The hits keep on coming for the UK. Amid swirling acrimony and indignant finger-pointing in the aftermath of the nation’s vote to leave the European Union, a UN body piled on this week with a damning assessment, declaring the UK’s austerity policies to be in breach of international human rights obligations.
The UN Committee on Economic, Social, and Cultural Rights wrote that it was “seriously concerned about the disproportionate adverse impact that austerity measures, introduced since 2010, are having on the enjoyment of economic, social and cultural rights by disadvantaged and marginalized individuals and groups.” After fielding testimony from the Just Fair Consortium, a human rights alliance representing over 80 British and international charities and community groups, the committee issued an unequivocal assessment, condemning austerity policies for their impact on homelessness, unemployment, health care access, and discrimination against women and minorities, among other things. The report catalogs various concerns, including:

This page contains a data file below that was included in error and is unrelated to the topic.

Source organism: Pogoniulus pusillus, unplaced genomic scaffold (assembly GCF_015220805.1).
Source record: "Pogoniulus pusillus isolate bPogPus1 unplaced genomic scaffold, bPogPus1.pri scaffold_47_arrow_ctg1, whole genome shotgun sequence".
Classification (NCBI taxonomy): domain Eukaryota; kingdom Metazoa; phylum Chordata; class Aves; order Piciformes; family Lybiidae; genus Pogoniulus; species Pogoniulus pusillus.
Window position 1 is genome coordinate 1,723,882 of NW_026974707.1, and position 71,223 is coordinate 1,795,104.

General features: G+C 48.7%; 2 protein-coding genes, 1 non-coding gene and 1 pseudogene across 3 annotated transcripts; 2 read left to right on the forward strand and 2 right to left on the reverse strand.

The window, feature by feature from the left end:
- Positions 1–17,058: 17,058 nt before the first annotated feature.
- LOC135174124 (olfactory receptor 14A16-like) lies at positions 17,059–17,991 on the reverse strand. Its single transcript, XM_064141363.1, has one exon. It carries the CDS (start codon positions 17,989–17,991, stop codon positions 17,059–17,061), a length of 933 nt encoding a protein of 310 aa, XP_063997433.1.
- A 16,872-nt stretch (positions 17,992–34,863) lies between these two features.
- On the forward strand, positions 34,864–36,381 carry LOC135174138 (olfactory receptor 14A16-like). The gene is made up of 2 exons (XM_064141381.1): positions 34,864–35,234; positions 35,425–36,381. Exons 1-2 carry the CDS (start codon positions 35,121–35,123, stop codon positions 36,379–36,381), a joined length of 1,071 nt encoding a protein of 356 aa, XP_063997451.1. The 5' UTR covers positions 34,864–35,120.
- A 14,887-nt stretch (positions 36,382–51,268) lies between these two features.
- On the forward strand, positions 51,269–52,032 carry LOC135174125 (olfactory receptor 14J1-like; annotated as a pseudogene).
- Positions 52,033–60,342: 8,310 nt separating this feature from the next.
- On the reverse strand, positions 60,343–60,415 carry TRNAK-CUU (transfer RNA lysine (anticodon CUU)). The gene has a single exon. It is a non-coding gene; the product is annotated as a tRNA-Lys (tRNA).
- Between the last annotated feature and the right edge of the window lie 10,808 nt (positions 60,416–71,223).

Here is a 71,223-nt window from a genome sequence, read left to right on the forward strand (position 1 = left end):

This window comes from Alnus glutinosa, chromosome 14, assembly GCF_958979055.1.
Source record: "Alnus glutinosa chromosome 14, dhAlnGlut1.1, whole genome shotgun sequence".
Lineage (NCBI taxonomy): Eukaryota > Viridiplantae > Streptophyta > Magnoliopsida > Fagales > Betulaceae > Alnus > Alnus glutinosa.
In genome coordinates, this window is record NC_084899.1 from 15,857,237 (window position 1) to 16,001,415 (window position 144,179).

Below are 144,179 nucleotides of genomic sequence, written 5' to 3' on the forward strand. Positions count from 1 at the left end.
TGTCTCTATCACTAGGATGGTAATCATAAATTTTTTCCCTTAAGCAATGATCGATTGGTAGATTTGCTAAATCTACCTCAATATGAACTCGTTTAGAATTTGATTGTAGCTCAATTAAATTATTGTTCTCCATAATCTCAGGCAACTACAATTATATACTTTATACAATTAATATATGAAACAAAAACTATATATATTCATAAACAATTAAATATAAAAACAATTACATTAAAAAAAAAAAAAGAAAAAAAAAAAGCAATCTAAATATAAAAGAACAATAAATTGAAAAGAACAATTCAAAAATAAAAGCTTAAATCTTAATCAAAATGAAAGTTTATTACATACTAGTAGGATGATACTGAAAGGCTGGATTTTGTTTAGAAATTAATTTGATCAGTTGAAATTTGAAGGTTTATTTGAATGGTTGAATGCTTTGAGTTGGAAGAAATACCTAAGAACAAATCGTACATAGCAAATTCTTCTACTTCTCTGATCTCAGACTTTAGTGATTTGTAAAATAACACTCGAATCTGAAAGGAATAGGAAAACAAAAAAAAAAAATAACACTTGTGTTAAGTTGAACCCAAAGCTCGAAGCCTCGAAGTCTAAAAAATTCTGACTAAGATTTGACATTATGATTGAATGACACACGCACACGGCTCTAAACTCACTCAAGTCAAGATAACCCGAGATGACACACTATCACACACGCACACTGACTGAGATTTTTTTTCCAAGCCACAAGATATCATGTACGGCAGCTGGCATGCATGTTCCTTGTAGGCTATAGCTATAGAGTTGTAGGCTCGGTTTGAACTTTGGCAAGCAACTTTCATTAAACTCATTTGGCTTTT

• “Persistent discrimination against migrant workers in the labour market”
• The minimum wage, which “is not sufficient to ensure a decent standard of living…does not apply for workers under the age of 25”
• A rise in “temporary employment, precarious self-employment, and ‘zero hour contracts'”
• “The increase to the inheritance tax limit and to the Value Added Tax, as well as the gradual reduction of the tax on corporate incomes,” leading to “persistent social inequality”
• “Persistent underrepresentation of women in decision-making positions in the public and private sectors”
Economic anxieties and Britain’s austerity regime provided a key backdrop for last week’s Brexit referendum, and may have motivated many who voted to leave the EU.
This is Britain’s first review by the UN body since 2009, whose report is one verdict on the austerity agenda pushed by many countries in the wake of the financial collapse. According to a statement from Jamie Burton, chair of Just Fair, the UN’s conclusions are beyond argument: “It is clear that since 2010, ministers were fully aware that their policies would hit lower income groups hardest…without offering any long term gain for the pain they inflicted.”
The verdict also gives extra firepower to those questioning austerity measures already imposed on the economies of Greece and Argentina, or that might be put in place in debt-wracked Puerto Rico. Despite the resounding terms of the UN’s report, Mark Blyth, Eastman professor of political economy at Brown University and author of Austerity: The History of a Dangerous Idea, doubts it will convince countries to reconsider deep cuts to social spending. “This is just more evidence that should matter—if evidence mattered,” Blyth told Mother Jones.